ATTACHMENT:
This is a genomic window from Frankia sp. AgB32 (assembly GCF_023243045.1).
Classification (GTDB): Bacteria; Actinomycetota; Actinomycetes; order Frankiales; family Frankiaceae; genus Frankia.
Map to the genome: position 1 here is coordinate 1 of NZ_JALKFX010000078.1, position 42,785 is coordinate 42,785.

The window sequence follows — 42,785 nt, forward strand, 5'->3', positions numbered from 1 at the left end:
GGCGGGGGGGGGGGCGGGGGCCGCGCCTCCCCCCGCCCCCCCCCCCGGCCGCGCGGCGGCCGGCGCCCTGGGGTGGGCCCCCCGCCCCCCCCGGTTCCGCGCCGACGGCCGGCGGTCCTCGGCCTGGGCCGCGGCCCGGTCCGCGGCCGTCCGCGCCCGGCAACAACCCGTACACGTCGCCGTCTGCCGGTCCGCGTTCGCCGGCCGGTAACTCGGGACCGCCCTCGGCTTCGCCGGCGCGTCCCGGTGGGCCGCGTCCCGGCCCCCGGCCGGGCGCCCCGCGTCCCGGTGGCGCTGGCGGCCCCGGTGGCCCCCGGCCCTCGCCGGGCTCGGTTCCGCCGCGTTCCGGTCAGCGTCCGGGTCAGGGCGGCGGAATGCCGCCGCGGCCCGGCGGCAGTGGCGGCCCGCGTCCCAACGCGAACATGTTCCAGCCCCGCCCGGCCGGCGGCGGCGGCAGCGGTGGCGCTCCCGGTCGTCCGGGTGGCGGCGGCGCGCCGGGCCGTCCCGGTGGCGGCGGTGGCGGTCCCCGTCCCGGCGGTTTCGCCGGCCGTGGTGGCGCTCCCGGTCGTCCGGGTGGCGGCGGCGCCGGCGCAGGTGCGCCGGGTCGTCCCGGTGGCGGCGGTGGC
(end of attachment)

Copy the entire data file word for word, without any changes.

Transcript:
This is a genomic window from Frankia sp. AgB32 (assembly GCF_023243045.1).
Classification (GTDB): Bacteria; Actinomycetota; Actinomycetes; order Frankiales; family Frankiaceae; genus Frankia.
Map to the genome: position 1 here is coordinate 1 of NZ_JALKFX010000078.1, position 42,785 is coordinate 42,785.

The window sequence follows — 42,785 nt, forward strand, 5'->3', positions numbered from 1 at the left end:
GGCGGGGGGGGGGGCGGGGGCCGCGCCTCCCCCCGCCCCCCCCCCCGGCCGCGCGGCGGCCGGCGCCCTGGGGTGGGCCCCCCGCCCCCCCCGGTTCCGCGCCGACGGCCGGCGGTCCTCGGCCTGGGCCGCGGCCCGGTCCGCGGCCGTCCGCGCCCGGCAACAACCCGTACACGTCGCCGTCTGCCGGTCCGCGTTCGCCGGCCGGTAACTCGGGACCGCCCTCGGCTTCGCCGGCGCGTCCCGGTGGGCCGCGTCCCGGCCCCCGGCCGGGCGCCCCGCGTCCCGGTGGCGCTGGCGGCCCCGGTGGCCCCCGGCCCTCGCCGGGCTCGGTTCCGCCGCGTTCCGGTCAGCGTCCGGGTCAGGGCGGCGGAATGCCGCCGCGGCCCGGCGGCAGTGGCGGCCCGCGTCCCAACGCGAACATGTTCCAGCCCCGCCCGGCCGGCGGCGGCGGCAGCGGTGGCGCTCCCGGTCGTCCGGGTGGCGGCGGCGCGCCGGGCCGTCCCGGTGGCGGCGGTGGCGGTCCCCGTCCCGGCGGTTTCGCCGGCCGTGGTGGCGCTCCCGGTCGTCCGGGTGGCGGCGGCGCCGGCGCAGGTGCGCCGGGTCGTCCCGGTGGCGGCGGTGGC